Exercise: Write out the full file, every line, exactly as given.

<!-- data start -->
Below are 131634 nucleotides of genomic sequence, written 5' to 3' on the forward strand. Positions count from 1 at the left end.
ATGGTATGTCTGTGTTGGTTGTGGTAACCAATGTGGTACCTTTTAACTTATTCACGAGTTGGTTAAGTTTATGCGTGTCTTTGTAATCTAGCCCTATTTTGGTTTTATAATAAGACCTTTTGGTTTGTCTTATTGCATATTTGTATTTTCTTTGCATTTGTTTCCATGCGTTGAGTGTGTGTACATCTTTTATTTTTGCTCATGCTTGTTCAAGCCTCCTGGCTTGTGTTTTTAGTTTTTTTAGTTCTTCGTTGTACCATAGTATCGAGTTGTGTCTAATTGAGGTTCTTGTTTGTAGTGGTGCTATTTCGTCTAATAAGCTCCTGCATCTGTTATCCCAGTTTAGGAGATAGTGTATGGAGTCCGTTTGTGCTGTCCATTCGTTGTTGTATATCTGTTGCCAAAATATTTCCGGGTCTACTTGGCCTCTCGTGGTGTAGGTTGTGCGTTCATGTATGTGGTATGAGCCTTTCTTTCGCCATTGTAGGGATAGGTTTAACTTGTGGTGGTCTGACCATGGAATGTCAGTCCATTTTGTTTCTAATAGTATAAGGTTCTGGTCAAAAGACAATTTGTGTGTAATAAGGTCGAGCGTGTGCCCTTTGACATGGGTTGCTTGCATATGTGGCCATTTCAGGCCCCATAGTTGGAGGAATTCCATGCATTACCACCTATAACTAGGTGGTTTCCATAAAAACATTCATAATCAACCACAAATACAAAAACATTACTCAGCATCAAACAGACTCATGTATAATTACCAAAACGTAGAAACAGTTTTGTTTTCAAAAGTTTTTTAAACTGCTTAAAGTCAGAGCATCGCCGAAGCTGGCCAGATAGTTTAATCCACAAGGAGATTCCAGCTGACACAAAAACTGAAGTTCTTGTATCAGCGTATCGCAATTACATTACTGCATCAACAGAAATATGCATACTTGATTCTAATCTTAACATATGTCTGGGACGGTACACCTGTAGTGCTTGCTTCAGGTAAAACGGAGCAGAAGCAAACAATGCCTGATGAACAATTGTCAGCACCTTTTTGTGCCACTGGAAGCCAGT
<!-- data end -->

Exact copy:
Below are 131634 nucleotides of genomic sequence, written 5' to 3' on the forward strand. Positions count from 1 at the left end.
ATGGTATGTCTGTGTTGGTTGTGGTAACCAATGTGGTACCTTTTAACTTATTCACGAGTTGGTTAAGTTTATGCGTGTCTTTGTAATCTAGCCCTATTTTGGTTTTATAATAAGACCTTTTGGTTTGTCTTATTGCATATTTGTATTTTCTTTGCATTTGTTTCCATGCGTTGAGTGTGTGTACATCTTTTATTTTTGCTCATGCTTGTTCAAGCCTCCTGGCTTGTGTTTTTAGTTTTTTTAGTTCTTCGTTGTACCATAGTATCGAGTTGTGTCTAATTGAGGTTCTTGTTTGTAGTGGTGCTATTTCGTCTAATAAGCTCCTGCATCTGTTATCCCAGTTTAGGAGATAGTGTATGGAGTCCGTTTGTGCTGTCCATTCGTTGTTGTATATCTGTTGCCAAAATATTTCCGGGTCTACTTGGCCTCTCGTGGTGTAGGTTGTGCGTTCATGTATGTGGTATGAGCCTTTCTTTCGCCATTGTAGGGATAGGTTTAACTTGTGGTGGTCTGACCATGGAATGTCAGTCCATTTTGTTTCTAATAGTATAAGGTTCTGGTCAAAAGACAATTTGTGTGTAATAAGGTCGAGCGTGTGCCCTTTGACATGGGTTGCTTGCATATGTGGCCATTTCAGGCCCCATAGTTGGAGGAATTCCATGCATTACCACCTATAACTAGGTGGTTTCCATAAAAACATTCATAATCAACCACAAATACAAAAACATTACTCAGCATCAAACAGACTCATGTATAATTACCAAAACGTAGAAACAGTTTTGTTTTCAAAAGTTTTTTAAACTGCTTAAAGTCAGAGCATCGCCGAAGCTGGCCAGATAGTTTAATCCACAAGGAGATTCCAGCTGACACAAAAACTGAAGTTCTTGTATCAGCGTATCGCAATTACATTACTGCATCAACAGAAATATGCATACTTGATTCTAATCTTAACATATGTCTGGGACGGTACACCTGTAGTGCTTGCTTCAGGTAAAACGGAGCAGAAGCAAACAATGCCTGATGAACAATTGTCAGCACCTTTTTGTGCCACTGGAAGCCAGT